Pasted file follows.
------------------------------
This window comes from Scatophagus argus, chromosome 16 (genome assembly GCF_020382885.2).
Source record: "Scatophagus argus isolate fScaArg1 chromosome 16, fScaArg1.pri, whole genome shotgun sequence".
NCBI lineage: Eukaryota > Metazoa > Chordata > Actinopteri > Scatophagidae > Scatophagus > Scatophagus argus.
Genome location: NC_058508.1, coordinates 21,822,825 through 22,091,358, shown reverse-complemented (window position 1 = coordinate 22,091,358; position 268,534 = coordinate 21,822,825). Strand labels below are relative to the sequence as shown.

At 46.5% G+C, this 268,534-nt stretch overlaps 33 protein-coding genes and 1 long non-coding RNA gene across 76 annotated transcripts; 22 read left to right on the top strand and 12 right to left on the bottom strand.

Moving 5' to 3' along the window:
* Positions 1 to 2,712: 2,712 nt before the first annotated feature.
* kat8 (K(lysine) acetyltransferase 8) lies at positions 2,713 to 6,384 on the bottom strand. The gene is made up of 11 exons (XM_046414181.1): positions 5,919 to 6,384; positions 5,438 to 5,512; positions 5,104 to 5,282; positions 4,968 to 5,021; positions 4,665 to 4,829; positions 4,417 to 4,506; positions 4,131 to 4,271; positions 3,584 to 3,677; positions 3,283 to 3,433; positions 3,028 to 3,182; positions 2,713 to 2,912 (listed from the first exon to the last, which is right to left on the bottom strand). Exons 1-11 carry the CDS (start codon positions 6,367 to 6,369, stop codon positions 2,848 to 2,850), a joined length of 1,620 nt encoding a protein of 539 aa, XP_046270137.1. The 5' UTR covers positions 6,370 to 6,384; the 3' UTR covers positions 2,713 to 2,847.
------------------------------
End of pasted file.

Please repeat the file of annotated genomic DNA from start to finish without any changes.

This window comes from Scatophagus argus, chromosome 16 (genome assembly GCF_020382885.2).
Source record: "Scatophagus argus isolate fScaArg1 chromosome 16, fScaArg1.pri, whole genome shotgun sequence".
NCBI lineage: Eukaryota > Metazoa > Chordata > Actinopteri > Scatophagidae > Scatophagus > Scatophagus argus.
Genome location: NC_058508.1, coordinates 21,822,825 through 22,091,358, shown reverse-complemented (window position 1 = coordinate 22,091,358; position 268,534 = coordinate 21,822,825). Strand labels below are relative to the sequence as shown.

At 46.5% G+C, this 268,534-nt stretch overlaps 33 protein-coding genes and 1 long non-coding RNA gene across 76 annotated transcripts; 22 read left to right on the top strand and 12 right to left on the bottom strand.

Moving 5' to 3' along the window:
* Positions 1 to 2,712: 2,712 nt before the first annotated feature.
* kat8 (K(lysine) acetyltransferase 8) lies at positions 2,713 to 6,384 on the bottom strand. The gene is made up of 11 exons (XM_046414181.1): positions 5,919 to 6,384; positions 5,438 to 5,512; positions 5,104 to 5,282; positions 4,968 to 5,021; positions 4,665 to 4,829; positions 4,417 to 4,506; positions 4,131 to 4,271; positions 3,584 to 3,677; positions 3,283 to 3,433; positions 3,028 to 3,182; positions 2,713 to 2,912 (listed from the first exon to the last, which is right to left on the bottom strand). Exons 1-11 carry the CDS (start codon positions 6,367 to 6,369, stop codon positions 2,848 to 2,850), a joined length of 1,620 nt encoding a protein of 539 aa, XP_046270137.1. The 5' UTR covers positions 6,370 to 6,384; the 3' UTR covers positions 2,713 to 2,847.